"Nothing in the history of livestock has come close to EPDs." said Pendergrass. Genomic EPDs are a game changer, as advertised.

You need to hand visiting customers a performance pedigree.

Have a current bull listing with identification, horn score, color, EPDs, and price. Be sure to update list after every sale. Educate producers about using EPDs and wean them away from looking at actual performance records.
"It is your responsibility as a capitalist to know the market." Look at bull sales in your area, even if they are of a different breed.

When you get a bull sold, get them out of the pen and off the list.

Data interpretation is vital. You have to be able to explain the data. Know your breed average and know the percentile ranking of your bulls. Help the customer go where they need to go. Be scenario driven, ask about their operation and their needs and lead them to solutions in your inventory. Know the experience level of your customer.

Breeders should become fluent in other breeds by understanding heterosis, learning about other breeds, understanding breed complementarity, and remember crossbreeding is inevitable. Understanding what is going on in other breeds opens up knew marketing opportunities.

"If you are not going to AI you need to get out of the seedstock difference. You will not be able to keep up," With out AI you will not be able to increase your genetic trend, your percentile ranking will not be where it needs to be, and your marketing opportunities are decreased.

You need to have purchase protection. You need to stand behind your bulls. Of course, don't let people abuse you. Consider buyer protection, breeding guarantees, bull warranties, and three years. These purchase protections need to be clear, concise and easy to understand. Build 5% bull returns into your budget.

Premium services, the highest level, is marketing assistance to your customers. Help customers place feeder cattle. You should be very willing to enter retained ownership partnership. At the very minimum offer to pay for their carcass data. At the end of the day, help your customers market their cattle. It creates return customers.

Pendergrass considers advertising a necessary evil. Local print media is helpful and hits your target demographic. Regional publications and breed specific commercial publications are also helpful. For the next generation, internet advertising is going to be essential. Social media marketing requires you to be subtle.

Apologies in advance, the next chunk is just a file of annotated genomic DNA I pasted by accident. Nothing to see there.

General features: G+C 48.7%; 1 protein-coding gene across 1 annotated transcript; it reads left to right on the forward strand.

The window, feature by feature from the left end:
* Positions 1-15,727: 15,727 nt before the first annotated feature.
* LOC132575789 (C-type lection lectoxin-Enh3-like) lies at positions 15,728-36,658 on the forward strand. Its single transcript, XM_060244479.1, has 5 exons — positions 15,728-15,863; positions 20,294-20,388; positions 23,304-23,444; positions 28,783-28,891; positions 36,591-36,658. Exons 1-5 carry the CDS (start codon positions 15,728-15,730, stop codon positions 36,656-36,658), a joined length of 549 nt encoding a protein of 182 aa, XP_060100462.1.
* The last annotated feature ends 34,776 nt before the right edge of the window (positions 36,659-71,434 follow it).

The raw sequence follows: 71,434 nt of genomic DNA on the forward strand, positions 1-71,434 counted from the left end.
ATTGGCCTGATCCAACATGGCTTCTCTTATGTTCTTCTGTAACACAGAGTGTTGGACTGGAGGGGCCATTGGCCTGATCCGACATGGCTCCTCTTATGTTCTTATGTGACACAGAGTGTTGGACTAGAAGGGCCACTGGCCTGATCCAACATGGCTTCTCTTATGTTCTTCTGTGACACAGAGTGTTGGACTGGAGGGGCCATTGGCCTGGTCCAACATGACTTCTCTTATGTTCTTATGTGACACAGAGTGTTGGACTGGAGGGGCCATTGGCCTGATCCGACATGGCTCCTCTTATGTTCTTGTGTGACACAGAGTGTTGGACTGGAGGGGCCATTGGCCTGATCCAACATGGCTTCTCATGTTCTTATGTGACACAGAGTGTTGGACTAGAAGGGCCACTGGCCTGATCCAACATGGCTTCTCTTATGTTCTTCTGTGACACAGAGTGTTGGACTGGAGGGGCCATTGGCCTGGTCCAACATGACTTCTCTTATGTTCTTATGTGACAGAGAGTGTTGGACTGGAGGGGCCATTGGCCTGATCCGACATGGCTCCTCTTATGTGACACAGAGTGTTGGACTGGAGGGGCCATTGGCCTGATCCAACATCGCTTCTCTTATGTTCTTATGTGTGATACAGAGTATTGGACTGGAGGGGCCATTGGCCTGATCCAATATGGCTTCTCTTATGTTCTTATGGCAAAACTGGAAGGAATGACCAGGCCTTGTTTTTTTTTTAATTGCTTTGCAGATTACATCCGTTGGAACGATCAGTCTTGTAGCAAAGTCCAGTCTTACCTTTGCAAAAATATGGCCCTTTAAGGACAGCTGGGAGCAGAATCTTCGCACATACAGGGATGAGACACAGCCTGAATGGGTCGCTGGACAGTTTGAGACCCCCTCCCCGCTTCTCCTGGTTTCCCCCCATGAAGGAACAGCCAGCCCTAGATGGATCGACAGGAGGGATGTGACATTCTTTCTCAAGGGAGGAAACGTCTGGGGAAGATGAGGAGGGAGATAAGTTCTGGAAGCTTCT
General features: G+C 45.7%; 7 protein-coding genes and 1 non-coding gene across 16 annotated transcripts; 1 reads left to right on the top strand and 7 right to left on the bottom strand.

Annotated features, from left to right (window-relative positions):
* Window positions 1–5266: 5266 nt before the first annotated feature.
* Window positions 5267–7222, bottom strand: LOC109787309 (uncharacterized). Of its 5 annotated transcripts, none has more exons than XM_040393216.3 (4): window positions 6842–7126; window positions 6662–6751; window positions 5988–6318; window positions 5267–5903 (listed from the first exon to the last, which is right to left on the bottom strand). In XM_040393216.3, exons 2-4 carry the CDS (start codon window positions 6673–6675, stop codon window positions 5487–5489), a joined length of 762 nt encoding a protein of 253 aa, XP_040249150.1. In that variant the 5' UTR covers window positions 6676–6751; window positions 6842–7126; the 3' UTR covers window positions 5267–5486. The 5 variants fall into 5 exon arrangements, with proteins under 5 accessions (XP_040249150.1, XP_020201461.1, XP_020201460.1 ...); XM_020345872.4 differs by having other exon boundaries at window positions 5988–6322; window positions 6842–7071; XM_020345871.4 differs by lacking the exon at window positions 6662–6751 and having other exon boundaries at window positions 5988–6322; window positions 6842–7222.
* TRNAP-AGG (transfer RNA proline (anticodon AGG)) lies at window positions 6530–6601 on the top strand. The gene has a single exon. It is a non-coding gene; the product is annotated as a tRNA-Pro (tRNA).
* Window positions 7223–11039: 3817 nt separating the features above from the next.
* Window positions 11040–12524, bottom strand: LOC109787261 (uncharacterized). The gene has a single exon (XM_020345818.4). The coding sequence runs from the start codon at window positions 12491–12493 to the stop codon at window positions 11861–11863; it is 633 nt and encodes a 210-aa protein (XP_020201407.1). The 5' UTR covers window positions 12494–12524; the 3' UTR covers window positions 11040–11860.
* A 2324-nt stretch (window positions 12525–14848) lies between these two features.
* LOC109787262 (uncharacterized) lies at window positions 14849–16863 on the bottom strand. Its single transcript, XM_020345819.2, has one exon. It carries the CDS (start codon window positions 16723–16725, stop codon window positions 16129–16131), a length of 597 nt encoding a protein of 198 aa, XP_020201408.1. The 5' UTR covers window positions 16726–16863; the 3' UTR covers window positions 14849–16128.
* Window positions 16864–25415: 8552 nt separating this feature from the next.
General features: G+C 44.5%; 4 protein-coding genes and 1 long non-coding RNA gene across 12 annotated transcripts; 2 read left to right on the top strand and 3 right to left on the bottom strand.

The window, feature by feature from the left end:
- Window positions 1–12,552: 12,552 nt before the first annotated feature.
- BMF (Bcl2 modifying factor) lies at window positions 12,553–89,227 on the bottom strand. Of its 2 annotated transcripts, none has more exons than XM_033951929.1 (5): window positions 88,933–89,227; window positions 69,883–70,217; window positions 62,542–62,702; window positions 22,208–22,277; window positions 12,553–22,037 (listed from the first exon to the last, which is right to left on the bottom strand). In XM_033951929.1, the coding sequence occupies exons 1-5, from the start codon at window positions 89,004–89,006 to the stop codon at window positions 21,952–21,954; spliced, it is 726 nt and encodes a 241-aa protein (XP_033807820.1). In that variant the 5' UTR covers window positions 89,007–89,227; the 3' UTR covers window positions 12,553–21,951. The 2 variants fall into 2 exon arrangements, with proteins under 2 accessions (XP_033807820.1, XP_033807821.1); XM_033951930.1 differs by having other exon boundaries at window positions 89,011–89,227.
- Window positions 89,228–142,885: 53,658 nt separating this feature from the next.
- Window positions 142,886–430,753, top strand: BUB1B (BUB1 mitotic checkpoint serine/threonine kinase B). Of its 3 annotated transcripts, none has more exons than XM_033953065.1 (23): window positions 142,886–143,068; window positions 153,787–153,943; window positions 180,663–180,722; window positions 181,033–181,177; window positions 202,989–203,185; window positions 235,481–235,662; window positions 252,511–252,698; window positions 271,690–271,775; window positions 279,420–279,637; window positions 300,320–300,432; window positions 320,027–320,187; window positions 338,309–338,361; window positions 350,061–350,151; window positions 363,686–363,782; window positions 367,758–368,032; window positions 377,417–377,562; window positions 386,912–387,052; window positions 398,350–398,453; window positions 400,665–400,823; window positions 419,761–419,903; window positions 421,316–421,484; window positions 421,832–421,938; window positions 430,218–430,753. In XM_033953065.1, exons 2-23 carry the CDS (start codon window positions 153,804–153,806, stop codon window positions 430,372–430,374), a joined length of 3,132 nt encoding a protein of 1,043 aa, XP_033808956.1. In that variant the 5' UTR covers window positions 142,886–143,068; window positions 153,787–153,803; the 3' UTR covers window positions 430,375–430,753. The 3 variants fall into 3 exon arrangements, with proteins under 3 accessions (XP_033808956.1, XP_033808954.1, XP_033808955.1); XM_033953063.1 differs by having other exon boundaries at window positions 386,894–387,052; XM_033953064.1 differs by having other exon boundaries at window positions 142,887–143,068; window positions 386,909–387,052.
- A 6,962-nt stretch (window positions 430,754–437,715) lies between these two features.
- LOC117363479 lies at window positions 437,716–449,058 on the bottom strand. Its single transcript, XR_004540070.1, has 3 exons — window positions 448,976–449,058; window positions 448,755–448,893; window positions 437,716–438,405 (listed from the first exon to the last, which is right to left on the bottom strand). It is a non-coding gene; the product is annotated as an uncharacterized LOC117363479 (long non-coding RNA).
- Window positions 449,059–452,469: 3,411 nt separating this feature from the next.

Do not ask how many cows they run. It is like asking how much money they have in the bank account. You also need to know the forage base of your customers (fescue anyone???).

Monday, August 3, 2015

Heterozygosity and heterosis considerations for the beef industry: Texas A&M Beef Cattle Short Course 2015

Andy Herring
Texas A&M University

We can classify traits as qualitatively inherited and quantitatively inherited.
With qualitative traits, characteristics can be placed into a small number of distinct categories. Natural environment does not affect these traits. A small number of genes affect these traits. Examples include coat color or horned vs. polled.
Quantitative traits are measured on a continuous scale, influenced by the environment, and a large number of genes influence these traits. Examples include growth.

Additive genetics refers to the effect of inheriting a beneficial allele increasing performance in an additive manner [additive inheritance can also be easily predicted]. For example consider the A gene. If a calf has two copies of the A2 variant (genotype is A2A2) it has a breeding value (twice the EPD) of 0. If we add an A1 variant (the genotype is A1A2), this calf has a breeding value of 10. If we add a second A1 variant (the genotype is A1A1), this calf has a breeding value of 20. We can do this for multiple genes.